It confused people – the woman cycling through the forest happily who then has to engage in a rather complex set of manoeuvres to get off her bike, pulls a stick from her bag and limps off. But MS is nothing if not inconsistent and unpredictable.
For a long time after MS really started to affect my walking, I was able to cycle. Foot drop means my left foot drags and my leg is very weak. First a brace, the later carefully selected shoeware and one or two crutches depending on the surface allow me to walk but not easily or comfortably, or even these days safely since trips and falls and ankle sprains are par for the course. The worse and more exhausting the walking became the more I loved the times on the bike. On a moving bike, no-one knows you have MS. My weak leg just needed enough strength to keep my foot from slipping from the pedal and I was off, my strong leg doing all the work. It wasn’t without its dangers; poor balance and slow reactions meant road cycling was off the agenda, and stopping and dismounting became harder and harder, but still I was able to reclaim that non-sense of body that used to be my accompaniment when walking when I was cycling. Moving through space was a combination of upper body movements for direction and lower body movements for power. When walking is difficult the sensation of moving easily and largely unthinkingly through space is like that ice cold beer in Alex in the film of the same name – more welcome than any beer ever was. The benefits of cycling are perfect for MS -the motion of pedalling gives spastic muscles a stretch. Moving means a cooling breeze to help keep temperature down (a real problem for MSers exercising is that symptoms are triggered by heat), and whilst aerobic exercise via walking is impossible as I can’t move fast enough to get heart rate up it is possible with cycling.
Before MS, like most people I was very rarely aware of my body as I moved about. I didn’t need to think to walk. I just did it. But after MS every move is like those early attempts to ride a bike – frustrating and difficult. Ironically because of a sensory problem in part – my ability to sense where my left leg is has been damaged and my balance is affected by that, weakness and vertigo. Normally we are utterly unaware of that ability to sense where our limbs are in space (it’s called proprioception). It’s only when we lose it that we realise we had it (Joni Mitchell was right, we don’t know what we’ve got till its gone). Walking , going up or down stairs, moving around something, none of these are difficult if you can without even knowing it be constantly adjusting the position of feet, making tiny corrections, judging where to move your foot and when, firing muscles at just the right point. But without it, well it all gets very effortful, and scary.
Like a lot of people who acquire disability my feelings of loss and grief are really challenging. When balance issues finally meant that cycling was became too dangerous I felt the loss dreadfully. Having those moments of freedom, of non-sense of body, taken away was painful. As a young woman I had been a really keen cyclist, that I was still able to cycle was a real emotional boost. A stationary cycle in the house felt like such a slap in the ego – a poor substitute for the real thing. I tried to convince myself a tricycle might be ok. But my heart longed for that feeling again. Until recently it seemed a dream, but technology has come to the rescue.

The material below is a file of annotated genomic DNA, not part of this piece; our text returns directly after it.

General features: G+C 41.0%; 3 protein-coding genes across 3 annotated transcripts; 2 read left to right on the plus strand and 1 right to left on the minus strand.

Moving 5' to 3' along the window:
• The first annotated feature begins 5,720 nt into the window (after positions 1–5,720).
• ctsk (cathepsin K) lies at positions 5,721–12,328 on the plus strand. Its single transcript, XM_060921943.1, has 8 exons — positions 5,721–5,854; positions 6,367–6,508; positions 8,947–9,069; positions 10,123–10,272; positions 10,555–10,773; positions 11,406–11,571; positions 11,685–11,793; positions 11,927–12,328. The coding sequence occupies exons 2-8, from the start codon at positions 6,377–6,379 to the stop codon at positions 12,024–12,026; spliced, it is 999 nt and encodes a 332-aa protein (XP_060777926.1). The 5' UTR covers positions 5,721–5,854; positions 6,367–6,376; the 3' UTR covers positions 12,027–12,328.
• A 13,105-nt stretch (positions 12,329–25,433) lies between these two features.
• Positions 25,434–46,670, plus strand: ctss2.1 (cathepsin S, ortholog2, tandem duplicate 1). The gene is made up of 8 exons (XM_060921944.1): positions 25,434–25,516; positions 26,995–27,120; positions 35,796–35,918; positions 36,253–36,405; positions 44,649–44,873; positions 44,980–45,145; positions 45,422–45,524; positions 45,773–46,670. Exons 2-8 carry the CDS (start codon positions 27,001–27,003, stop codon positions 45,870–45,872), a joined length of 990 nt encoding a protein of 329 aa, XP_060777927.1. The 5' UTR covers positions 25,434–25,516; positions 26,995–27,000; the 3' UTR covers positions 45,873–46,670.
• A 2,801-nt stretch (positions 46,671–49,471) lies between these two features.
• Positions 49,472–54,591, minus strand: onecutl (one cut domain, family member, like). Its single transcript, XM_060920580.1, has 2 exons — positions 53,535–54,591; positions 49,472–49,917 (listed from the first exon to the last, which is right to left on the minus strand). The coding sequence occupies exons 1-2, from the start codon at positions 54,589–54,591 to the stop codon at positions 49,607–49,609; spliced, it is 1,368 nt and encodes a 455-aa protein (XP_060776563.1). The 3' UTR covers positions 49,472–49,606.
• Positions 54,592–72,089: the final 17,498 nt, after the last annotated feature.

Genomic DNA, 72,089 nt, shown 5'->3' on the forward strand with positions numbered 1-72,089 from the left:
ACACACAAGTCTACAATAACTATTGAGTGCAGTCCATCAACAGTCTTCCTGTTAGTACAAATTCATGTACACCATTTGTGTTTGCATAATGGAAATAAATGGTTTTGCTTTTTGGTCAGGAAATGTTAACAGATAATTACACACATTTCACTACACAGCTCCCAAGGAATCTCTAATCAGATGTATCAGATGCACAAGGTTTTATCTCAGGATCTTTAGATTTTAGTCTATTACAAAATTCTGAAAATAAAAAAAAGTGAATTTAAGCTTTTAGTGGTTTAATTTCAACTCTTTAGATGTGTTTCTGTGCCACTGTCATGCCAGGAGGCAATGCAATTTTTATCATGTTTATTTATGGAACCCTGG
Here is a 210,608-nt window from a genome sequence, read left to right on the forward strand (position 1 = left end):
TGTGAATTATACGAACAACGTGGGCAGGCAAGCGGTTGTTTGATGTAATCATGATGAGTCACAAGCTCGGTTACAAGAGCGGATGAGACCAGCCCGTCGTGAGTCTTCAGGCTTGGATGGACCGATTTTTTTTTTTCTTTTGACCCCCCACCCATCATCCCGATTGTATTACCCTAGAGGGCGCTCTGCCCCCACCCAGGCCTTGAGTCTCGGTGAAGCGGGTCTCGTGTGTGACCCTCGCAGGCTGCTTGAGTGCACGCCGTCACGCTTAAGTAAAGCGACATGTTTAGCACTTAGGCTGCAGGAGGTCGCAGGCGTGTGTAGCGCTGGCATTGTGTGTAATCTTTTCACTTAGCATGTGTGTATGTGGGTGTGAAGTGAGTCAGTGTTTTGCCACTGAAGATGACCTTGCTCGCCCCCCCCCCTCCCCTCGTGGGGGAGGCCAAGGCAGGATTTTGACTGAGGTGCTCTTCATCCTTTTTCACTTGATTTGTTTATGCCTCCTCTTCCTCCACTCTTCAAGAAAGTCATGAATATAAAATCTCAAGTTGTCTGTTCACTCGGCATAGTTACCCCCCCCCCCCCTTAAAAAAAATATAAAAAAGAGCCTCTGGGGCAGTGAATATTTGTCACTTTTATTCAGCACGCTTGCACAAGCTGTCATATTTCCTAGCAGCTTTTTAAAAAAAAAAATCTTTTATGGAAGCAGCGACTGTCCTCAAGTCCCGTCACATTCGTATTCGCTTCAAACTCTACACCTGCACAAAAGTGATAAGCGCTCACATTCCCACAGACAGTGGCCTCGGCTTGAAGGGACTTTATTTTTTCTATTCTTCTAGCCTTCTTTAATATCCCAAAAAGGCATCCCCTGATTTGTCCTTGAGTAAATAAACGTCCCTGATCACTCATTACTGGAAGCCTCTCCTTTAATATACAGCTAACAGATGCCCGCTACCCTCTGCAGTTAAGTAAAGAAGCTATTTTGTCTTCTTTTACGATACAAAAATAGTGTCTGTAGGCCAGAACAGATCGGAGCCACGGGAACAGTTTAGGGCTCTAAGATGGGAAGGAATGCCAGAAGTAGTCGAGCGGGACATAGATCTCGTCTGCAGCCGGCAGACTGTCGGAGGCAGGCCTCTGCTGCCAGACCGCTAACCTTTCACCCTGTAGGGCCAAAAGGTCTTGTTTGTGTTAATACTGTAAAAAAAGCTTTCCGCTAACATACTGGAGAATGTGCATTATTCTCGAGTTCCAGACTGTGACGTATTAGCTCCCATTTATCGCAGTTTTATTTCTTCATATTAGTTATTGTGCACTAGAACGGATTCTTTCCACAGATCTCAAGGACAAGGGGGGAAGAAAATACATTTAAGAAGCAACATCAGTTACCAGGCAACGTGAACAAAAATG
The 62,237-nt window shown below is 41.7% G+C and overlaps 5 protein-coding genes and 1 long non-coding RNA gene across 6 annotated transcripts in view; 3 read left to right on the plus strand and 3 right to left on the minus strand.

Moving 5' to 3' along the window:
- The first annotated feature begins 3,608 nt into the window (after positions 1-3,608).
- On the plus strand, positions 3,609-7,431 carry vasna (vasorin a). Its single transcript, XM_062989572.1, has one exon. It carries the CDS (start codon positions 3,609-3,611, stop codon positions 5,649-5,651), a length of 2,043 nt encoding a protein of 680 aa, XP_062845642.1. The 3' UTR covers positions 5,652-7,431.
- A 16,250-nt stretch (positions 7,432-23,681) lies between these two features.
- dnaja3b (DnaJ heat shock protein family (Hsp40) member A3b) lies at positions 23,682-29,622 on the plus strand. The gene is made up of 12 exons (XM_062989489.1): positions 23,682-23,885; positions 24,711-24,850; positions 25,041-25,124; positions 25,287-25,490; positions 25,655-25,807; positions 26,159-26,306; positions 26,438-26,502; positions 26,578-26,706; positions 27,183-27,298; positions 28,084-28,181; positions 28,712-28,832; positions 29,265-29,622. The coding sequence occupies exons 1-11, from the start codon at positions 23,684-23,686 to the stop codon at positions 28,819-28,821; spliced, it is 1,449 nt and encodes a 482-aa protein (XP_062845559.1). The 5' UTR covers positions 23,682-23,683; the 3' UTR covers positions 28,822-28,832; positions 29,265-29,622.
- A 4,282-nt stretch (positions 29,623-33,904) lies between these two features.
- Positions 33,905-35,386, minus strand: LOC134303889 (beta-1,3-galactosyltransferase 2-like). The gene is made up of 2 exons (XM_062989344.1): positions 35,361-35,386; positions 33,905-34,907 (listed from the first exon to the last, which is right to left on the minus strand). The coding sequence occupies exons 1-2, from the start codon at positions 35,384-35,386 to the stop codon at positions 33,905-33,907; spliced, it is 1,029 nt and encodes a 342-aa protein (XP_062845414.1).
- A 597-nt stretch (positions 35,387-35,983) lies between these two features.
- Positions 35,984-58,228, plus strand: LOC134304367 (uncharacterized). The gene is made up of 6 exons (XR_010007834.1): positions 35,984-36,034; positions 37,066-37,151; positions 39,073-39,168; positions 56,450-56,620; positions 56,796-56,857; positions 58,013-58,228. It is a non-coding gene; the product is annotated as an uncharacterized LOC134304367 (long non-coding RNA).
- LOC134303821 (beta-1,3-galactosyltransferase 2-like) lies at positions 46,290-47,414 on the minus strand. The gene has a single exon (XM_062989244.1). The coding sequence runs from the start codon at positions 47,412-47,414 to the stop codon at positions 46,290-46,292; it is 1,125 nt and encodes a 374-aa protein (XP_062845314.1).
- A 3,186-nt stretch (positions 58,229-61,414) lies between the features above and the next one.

A vertigo training programme on the iPhone has meant that slowly but surely I am getting a bit more stable, the spinning and tipping feelings have become a little less intense. Suddenly the prospect of perhaps one day getting out on my bike again seemed less fantastical. And then I discovered the world of virtual trainers. So this week for the first time I set my beloved Trek up on a trainer, got myself a virtual ride app, and with a bit of faffing around to attach my weak leg with brace on to the pedal so it wouldn’t slip, I was off. On my bike, not some sad pretend bike. It felt so real. I selected an easy ride around part of Australia (!) on the app – the screen displaying video shot by someone actually cycling the ride while the trainer resistance adapted to the details of the route.
And for those minutes once again (some correcting for tipping aside that vertigo still produces – though at least this was not happening while travelling at speed along a road, much less scary!) I felt the beautiful feeling of a non-sense body moving through space. My target of course is to get back out in the real world, but for now this virtual world will do just fine.
If you are interested the set up I am using is:
- Wahoo Kickr Snap trainer which I have found really easy to use. The big plus for me is no need to take the rear wheel off. You just need slip the rear wheel onto the trainer and snap the mount in to place and you are done. It also folds up for storage.
- Wahoo Fitness app on iPhone to control it and save ride details to the Apple Health app so I can monitor training effects
- FulGaz app on iPad for the virtual trainer.